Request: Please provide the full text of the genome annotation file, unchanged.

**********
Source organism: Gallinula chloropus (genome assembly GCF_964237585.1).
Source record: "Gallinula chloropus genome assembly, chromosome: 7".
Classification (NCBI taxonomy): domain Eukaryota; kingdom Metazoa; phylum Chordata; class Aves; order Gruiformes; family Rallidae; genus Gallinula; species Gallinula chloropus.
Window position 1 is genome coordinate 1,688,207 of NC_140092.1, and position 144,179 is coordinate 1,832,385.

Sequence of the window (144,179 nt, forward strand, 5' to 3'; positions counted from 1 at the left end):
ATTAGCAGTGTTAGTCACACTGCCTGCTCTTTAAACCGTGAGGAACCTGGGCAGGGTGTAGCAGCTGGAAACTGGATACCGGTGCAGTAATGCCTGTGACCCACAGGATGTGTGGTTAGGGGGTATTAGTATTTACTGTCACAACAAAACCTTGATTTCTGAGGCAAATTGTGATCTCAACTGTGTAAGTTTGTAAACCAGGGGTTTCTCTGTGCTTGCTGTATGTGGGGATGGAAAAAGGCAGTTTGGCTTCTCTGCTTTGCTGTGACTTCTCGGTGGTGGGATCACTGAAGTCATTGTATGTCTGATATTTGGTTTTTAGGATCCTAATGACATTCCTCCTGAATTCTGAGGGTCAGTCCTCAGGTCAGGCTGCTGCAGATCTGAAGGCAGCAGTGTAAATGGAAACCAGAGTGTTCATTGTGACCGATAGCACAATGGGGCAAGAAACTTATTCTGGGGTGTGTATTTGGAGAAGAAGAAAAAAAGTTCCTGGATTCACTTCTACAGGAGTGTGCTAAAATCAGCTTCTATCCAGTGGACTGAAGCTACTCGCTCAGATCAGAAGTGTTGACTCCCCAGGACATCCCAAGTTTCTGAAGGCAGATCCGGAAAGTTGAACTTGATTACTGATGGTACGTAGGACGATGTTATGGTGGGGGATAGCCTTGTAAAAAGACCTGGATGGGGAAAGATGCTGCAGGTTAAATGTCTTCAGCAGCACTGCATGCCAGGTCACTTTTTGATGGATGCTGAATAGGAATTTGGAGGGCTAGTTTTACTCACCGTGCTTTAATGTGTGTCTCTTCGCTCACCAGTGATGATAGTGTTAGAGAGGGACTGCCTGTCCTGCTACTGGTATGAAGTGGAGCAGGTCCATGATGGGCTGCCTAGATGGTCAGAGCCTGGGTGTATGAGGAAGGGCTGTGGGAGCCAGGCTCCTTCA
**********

Source organism: Gallinula chloropus (genome assembly GCF_964237585.1).
Source record: "Gallinula chloropus genome assembly, chromosome: 7".
Classification (NCBI taxonomy): domain Eukaryota; kingdom Metazoa; phylum Chordata; class Aves; order Gruiformes; family Rallidae; genus Gallinula; species Gallinula chloropus.
Window position 1 is genome coordinate 1,688,207 of NC_140092.1, and position 144,179 is coordinate 1,832,385.

Sequence of the window (144,179 nt, forward strand, 5' to 3'; positions counted from 1 at the left end):
ATTAGCAGTGTTAGTCACACTGCCTGCTCTTTAAACCGTGAGGAACCTGGGCAGGGTGTAGCAGCTGGAAACTGGATACCGGTGCAGTAATGCCTGTGACCCACAGGATGTGTGGTTAGGGGGTATTAGTATTTACTGTCACAACAAAACCTTGATTTCTGAGGCAAATTGTGATCTCAACTGTGTAAGTTTGTAAACCAGGGGTTTCTCTGTGCTTGCTGTATGTGGGGATGGAAAAAGGCAGTTTGGCTTCTCTGCTTTGCTGTGACTTCTCGGTGGTGGGATCACTGAAGTCATTGTATGTCTGATATTTGGTTTTTAGGATCCTAATGACATTCCTCCTGAATTCTGAGGGTCAGTCCTCAGGTCAGGCTGCTGCAGATCTGAAGGCAGCAGTGTAAATGGAAACCAGAGTGTTCATTGTGACCGATAGCACAATGGGGCAAGAAACTTATTCTGGGGTGTGTATTTGGAGAAGAAGAAAAAAAGTTCCTGGATTCACTTCTACAGGAGTGTGCTAAAATCAGCTTCTATCCAGTGGACTGAAGCTACTCGCTCAGATCAGAAGTGTTGACTCCCCAGGACATCCCAAGTTTCTGAAGGCAGATCCGGAAAGTTGAACTTGATTACTGATGGTACGTAGGACGATGTTATGGTGGGGGATAGCCTTGTAAAAAGACCTGGATGGGGAAAGATGCTGCAGGTTAAATGTCTTCAGCAGCACTGCATGCCAGGTCACTTTTTGATGGATGCTGAATAGGAATTTGGAGGGCTAGTTTTACTCACCGTGCTTTAATGTGTGTCTCTTCGCTCACCAGTGATGATAGTGTTAGAGAGGGACTGCCTGTCCTGCTACTGGTATGAAGTGGAGCAGGTCCATGATGGGCTGCCTAGATGGTCAGAGCCTGGGTGTATGAGGAAGGGCTGTGGGAGCCAGGCTCCTTCA